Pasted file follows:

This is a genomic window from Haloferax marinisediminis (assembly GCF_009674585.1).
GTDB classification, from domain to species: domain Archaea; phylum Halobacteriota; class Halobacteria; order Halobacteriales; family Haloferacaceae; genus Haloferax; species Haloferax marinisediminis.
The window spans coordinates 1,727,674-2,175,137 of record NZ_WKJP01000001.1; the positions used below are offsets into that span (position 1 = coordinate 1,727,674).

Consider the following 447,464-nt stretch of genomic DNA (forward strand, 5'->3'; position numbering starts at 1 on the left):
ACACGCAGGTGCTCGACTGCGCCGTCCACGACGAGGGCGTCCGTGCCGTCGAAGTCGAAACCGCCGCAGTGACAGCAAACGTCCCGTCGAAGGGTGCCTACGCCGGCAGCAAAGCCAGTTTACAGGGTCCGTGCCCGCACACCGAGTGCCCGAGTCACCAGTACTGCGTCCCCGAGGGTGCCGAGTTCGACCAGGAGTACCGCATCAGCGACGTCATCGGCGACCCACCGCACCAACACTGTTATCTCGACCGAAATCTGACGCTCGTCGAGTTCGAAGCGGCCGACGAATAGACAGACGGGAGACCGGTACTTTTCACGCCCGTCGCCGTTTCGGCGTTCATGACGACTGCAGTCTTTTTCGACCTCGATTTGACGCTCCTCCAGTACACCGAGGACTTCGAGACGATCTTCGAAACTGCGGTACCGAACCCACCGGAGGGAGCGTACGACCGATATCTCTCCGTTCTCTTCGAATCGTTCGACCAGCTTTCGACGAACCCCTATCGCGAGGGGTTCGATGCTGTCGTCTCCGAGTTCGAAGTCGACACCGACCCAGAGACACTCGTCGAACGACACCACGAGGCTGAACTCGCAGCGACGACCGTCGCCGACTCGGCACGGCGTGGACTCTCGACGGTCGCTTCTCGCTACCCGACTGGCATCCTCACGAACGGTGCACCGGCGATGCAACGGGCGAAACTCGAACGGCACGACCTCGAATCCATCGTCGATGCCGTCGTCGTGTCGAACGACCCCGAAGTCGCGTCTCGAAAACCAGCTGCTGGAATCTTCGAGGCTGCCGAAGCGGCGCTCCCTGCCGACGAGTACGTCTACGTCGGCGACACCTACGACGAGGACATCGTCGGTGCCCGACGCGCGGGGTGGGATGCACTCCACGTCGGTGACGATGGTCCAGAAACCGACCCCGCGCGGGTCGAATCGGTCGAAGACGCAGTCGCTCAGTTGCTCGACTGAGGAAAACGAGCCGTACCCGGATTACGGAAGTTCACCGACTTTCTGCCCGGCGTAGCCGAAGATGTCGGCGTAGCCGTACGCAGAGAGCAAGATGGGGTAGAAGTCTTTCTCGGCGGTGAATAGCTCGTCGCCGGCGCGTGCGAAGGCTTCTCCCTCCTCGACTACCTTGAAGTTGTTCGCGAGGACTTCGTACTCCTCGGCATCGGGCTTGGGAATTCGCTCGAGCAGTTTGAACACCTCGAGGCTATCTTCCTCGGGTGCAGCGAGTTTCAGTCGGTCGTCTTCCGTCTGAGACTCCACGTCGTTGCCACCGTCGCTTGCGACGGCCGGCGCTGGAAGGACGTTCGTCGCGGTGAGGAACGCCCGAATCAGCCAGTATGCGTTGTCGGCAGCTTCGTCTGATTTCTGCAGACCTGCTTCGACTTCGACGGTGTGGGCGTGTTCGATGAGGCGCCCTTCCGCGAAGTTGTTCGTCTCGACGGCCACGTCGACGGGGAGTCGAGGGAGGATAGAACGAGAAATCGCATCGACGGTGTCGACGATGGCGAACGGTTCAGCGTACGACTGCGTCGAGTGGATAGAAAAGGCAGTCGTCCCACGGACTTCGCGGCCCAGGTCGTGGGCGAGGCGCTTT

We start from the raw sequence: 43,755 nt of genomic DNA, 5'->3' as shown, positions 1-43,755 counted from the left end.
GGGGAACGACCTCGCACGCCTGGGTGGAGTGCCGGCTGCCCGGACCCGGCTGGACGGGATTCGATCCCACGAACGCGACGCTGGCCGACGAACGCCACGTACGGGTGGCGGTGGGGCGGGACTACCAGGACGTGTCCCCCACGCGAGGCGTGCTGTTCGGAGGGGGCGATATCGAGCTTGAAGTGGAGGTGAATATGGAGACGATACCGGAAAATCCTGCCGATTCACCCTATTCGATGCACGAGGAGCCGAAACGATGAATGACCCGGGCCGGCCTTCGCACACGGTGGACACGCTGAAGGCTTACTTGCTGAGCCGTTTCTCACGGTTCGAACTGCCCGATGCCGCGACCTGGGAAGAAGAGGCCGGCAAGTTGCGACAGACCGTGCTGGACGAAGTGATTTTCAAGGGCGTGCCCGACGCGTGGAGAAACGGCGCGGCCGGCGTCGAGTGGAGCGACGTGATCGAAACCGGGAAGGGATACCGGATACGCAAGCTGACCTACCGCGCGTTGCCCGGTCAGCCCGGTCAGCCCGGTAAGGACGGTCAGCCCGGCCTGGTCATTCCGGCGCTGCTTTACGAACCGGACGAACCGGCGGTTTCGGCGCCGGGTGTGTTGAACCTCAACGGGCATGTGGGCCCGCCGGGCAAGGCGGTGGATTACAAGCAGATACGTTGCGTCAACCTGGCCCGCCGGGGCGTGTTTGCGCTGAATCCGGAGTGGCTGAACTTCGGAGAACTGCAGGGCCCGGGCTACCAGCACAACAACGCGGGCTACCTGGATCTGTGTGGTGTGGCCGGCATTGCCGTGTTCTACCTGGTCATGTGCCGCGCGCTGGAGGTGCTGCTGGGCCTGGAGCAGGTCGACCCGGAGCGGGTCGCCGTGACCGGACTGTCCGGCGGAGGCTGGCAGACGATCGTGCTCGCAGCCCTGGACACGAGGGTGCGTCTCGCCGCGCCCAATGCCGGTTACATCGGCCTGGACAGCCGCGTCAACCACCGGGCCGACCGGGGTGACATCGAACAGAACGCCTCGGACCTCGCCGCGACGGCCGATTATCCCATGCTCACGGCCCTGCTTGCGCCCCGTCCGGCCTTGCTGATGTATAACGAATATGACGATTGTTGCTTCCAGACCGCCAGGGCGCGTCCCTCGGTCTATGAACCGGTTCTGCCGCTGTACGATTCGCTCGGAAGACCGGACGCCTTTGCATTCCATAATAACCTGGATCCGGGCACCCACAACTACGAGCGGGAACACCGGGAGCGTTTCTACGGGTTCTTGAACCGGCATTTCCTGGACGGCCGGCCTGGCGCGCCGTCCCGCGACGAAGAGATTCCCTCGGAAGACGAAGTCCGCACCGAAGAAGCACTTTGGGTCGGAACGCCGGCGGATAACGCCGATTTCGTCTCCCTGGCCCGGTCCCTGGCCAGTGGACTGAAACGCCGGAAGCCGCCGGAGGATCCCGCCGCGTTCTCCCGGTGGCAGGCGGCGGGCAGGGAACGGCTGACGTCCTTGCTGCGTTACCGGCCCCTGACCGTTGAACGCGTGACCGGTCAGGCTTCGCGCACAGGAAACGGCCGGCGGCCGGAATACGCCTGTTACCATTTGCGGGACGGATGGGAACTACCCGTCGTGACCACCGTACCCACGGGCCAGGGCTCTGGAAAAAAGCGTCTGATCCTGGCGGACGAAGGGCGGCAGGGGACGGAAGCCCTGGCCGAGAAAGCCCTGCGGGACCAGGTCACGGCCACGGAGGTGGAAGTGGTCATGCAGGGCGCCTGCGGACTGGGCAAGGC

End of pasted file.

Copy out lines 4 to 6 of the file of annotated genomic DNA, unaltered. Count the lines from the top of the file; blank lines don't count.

Consider the following 447,464-nt stretch of genomic DNA (forward strand, 5'->3'; position numbering starts at 1 on the left):
ACACGCAGGTGCTCGACTGCGCCGTCCACGACGAGGGCGTCCGTGCCGTCGAAGTCGAAACCGCCGCAGTGACAGCAAACGTCCCGTCGAAGGGTGCCTACGCCGGCAGCAAAGCCAGTTTACAGGGTCCGTGCCCGCACACCGAGTGCCCGAGTCACCAGTACTGCGTCCCCGAGGGTGCCGAGTTCGACCAGGAGTACCGCATCAGCGACGTCATCGGCGACCCACCGCACCAACACTGTTATCTCGACCGAAATCTGACGCTCGTCGAGTTCGAAGCGGCCGACGAATAGACAGACGGGAGACCGGTACTTTTCACGCCCGTCGCCGTTTCGGCGTTCATGACGACTGCAGTCTTTTTCGACCTCGATTTGACGCTCCTCCAGTACACCGAGGACTTCGAGACGATCTTCGAAACTGCGGTACCGAACCCACCGGAGGGAGCGTACGACCGATATCTCTCCGTTCTCTTCGAATCGTTCGACCAGCTTTCGACGAACCCCTATCGCGAGGGGTTCGATGCTGTCGTCTCCGAGTTCGAAGTCGACACCGACCCAGAGACACTCGTCGAACGACACCACGAGGCTGAACTCGCAGCGACGACCGTCGCCGACTCGGCACGGCGTGGACTCTCGACGGTCGCTTCTCGCTACCCGACTGGCATCCTCACGAACGGTGCACCGGCGATGCAACGGGCGAAACTCGAACGGCACGACCTCGAATCCATCGTCGATGCCGTCGTCGTGTCGAACGACCCCGAAGTCGCGTCTCGAAAACCAGCTGCTGGAATCTTCGAGGCTGCCGAAGCGGCGCTCCCTGCCGACGAGTACGTCTACGTCGGCGACACCTACGACGAGGACATCGTCGGTGCCCGACGCGCGGGGTGGGATGCACTCCACGTCGGTGACGATGGTCCAGAAACCGACCCCGCGCGGGTCGAATCGGTCGAAGACGCAGTCGCTCAGTTGCTCGACTGAGGAAAACGAGCCGTACCCGGATTACGGAAGTTCACCGACTTTCTGCCCGGCGTAGCCGAAGATGTCGGCGTAGCCGTACGCAGAGAGCAAGATGGGGTAGAAGTCTTTCTCGGCGGTGAATAGCTCGTCGCCGGCGCGTGCGAAGGCTTCTCCCTCCTCGACTACCTTGAAGTTGTTCGCGAGGACTTCGTACTCCTCGGCATCGGGCTTGGGAATTCGCTCGAGCAGTTTGAACACCTCGAGGCTATCTTCCTCGGGTGCAGCGAGTTTCAGTCGGTCGTCTTCCGTCTGAGACTCCACGTCGTTGCCACCGTCGCTTGCGACGGCCGGCGCTGGAAGGACGTTCGTCGCGGTGAGGAACGCCCGAATCAGCCAGTATGCGTTGTCGGCAGCTTCGTCTGATTTCTGCAGACCTGCTTCGACTTCGACGGTGTGGGCGTGTTCGATGAGGCGCCCTTCCGCGAAGTTGTTCGTCTCGACGGCCACGTCGACGGGGAGTCGAGGGAGGATAGAACGAGAAATCGCATCGACGGTGTCGACGATGGCGAACGGTTCAGCGTACGACTGCGTCGAGTGGATAGAAAAGGCAGTCGTCCCACGGACTTCGCGGCCCAGGTCGTGGGCGAGGCGCTTT

We start from the raw sequence: 43,755 nt of genomic DNA, 5'->3' as shown, positions 1-43,755 counted from the left end.